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Intel Has 5 nm Processors in Sight

According to the company, future production processes down to 5 nm are on the horizon and will most likely be reached without significant problems. Following the current 22 nm process, Intel's manufacturing cadence suggests that the first 14 nm products will arrive in late 2013, 10 nm in 2015, 7 nm in 2017, and 5 nm in 2019. A slight adjustment has been made to include different production processes for traditional processors and now SoCs. The company previously indicated that SoCs will be accelerated to catch up with the process applied to Intel's main processor products.

According to reports, Intel does not see any reason to believe that Moore's Law, which is really more an accepted guideline and observation rather an actual "law", will be breached by the company within 10 years, which indicates that Intel has visibility even beyond 5 nm. At this time, Intel has 14 nm in development, and 10 nm manufacturing in its research phase.

Also, Intel said that it is planning to move from 300 mm to 450 mm production wafers, but this switch is still about five years out. There was no information on the introduction of EUV lithography.

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  • DRosencraft
    Should be very interesting to see how this turns out. That will be some impressive tech. Better start saving now and hope they're right about not hitting any roadblocks, although they probably have no real functional idea otherwise they'd just make the effort to go straight there. Nothing wrong with the step-by-step approach though. Wish them luck in overcoming Moore's Law.
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  • edogawa
    14nm processors in late 2013? Sweet, that's about the time I will upgrade from Sandy-Bridge.

    Glad to see Intel is moving forward without issues.
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  • balister
    Unfortuneately, Intel is about the hit the wall in how far they can go. 1 nm is pretty much the wall as that's about 5 atoms in width. Quantum effects start to take over once you get to that level and it is not as easily dealt with due to things like Heisenberg's Uncertainty Principle and how the Strong and Weak forces start being a much bigger factor.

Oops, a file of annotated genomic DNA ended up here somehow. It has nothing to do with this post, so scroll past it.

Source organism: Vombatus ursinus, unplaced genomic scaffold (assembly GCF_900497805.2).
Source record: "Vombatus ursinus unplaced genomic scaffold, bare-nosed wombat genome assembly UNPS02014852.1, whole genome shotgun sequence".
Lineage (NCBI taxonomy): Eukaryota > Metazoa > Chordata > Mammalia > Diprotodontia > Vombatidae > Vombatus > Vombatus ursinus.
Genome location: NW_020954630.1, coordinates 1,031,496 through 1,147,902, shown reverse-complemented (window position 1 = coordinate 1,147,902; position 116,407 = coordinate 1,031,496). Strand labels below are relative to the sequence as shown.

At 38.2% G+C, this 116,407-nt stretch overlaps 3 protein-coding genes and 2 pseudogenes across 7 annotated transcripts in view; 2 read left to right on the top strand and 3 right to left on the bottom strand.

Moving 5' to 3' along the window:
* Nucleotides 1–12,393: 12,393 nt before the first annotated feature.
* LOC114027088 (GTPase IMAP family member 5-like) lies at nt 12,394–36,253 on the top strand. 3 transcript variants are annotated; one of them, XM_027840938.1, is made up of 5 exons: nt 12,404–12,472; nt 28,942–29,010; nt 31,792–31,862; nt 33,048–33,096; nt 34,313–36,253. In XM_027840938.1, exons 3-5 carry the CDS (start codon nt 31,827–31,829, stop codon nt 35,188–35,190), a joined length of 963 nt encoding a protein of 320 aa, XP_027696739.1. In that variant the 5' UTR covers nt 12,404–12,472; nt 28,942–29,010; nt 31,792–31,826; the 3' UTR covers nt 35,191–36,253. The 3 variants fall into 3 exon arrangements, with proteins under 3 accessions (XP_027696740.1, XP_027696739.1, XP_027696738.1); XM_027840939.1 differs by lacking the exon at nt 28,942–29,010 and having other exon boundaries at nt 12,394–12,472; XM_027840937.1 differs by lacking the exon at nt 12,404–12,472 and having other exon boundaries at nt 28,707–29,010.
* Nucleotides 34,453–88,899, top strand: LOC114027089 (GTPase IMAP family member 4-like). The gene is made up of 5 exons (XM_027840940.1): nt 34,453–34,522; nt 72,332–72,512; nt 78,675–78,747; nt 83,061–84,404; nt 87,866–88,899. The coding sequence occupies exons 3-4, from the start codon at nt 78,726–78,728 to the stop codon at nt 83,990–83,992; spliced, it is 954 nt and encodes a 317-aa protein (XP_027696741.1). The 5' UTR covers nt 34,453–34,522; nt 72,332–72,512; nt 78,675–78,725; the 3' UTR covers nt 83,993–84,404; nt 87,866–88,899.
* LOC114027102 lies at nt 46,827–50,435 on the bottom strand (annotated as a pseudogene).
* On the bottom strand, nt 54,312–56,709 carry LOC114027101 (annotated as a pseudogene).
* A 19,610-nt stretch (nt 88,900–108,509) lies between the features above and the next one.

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  • ben850
    LOL I'm still rocking a Phenom II x6 on my AM2+ setup.. Looks like my next upgrade could be an extremely huge leap in CPU technology :)
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  • sebooker
    Just wondering....what kind of cooling is needed for a processor of those single-digit sizes?
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  • buzznut
    balisterUnfortuneately, Intel is about the hit the wall in how far they can go. 1 nm is pretty much the wall as that's about 5 atoms in width. Quantum effects start to take over once you get to that level and it is not as easily dealt with due to things like Heisenberg's Uncertainty Principle and how the Strong and Weak forces start being a much bigger factor.Agreed, quantum computing is where I'd be investing my R&D right now. I think they will have problems before 2019.
    Reply
  • math1337
    Remember when we were supposed to have 10 GHz processors?
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  • blazorthon
    Six to eight years from now is not really "in sight" in this industry. Anything and everything can change in less than half of that time as far as this information is concerned. Saying that this will happen by 2019 doesn't mean that it won't be delayed until around 2025 or something like that. I'm also not convinced that 14nm will even hit the market for Intel until 2014 given that it would mean that Intel has about a year to get both Haswell and the 14nm die shrink of it (Broadwell if I remember correctly) and the chances of Haswell having a full line-up by the end of 2013 aren't even looking very good given that Ivy only got CPUs from all families Celeron and up a few days ago.
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  • TeraMedia
    @balister:

    The problem is worse than that. If you consider that the typical doping level for an n-channel or a p-channel is on the order of 1:1000 atoms, then that means you need to actually have 1000 atoms for one of them to be doped (replacing Si with some other atom in the lattice). So a structure that is only 25 atoms wide by 25 atoms long is only 625 atoms per atomic layer. I remember reading somewhere that they need a minimum number of doped atoms for there to be any actual electrical effect, but I don't remember what that number was.
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  • jkflipflop98
    balisterUnfortuneately, Intel is about the hit the wall in how far they can go. 1 nm is pretty much the wall as that's about 5 atoms in width. Quantum effects start to take over once you get to that level and it is not as easily dealt with due to things like Heisenberg's Uncertainty Principle and how the Strong and Weak forces start being a much bigger factor.
    Well good thing YOU were here to point that out!!! I'm sure none of the engineers and scientists at Intel have been poring over this exact problem for the last 10 years or so. Jesus P. Christ on a water buffalo I better got those dudes on the horn and share your revelation!
    Reply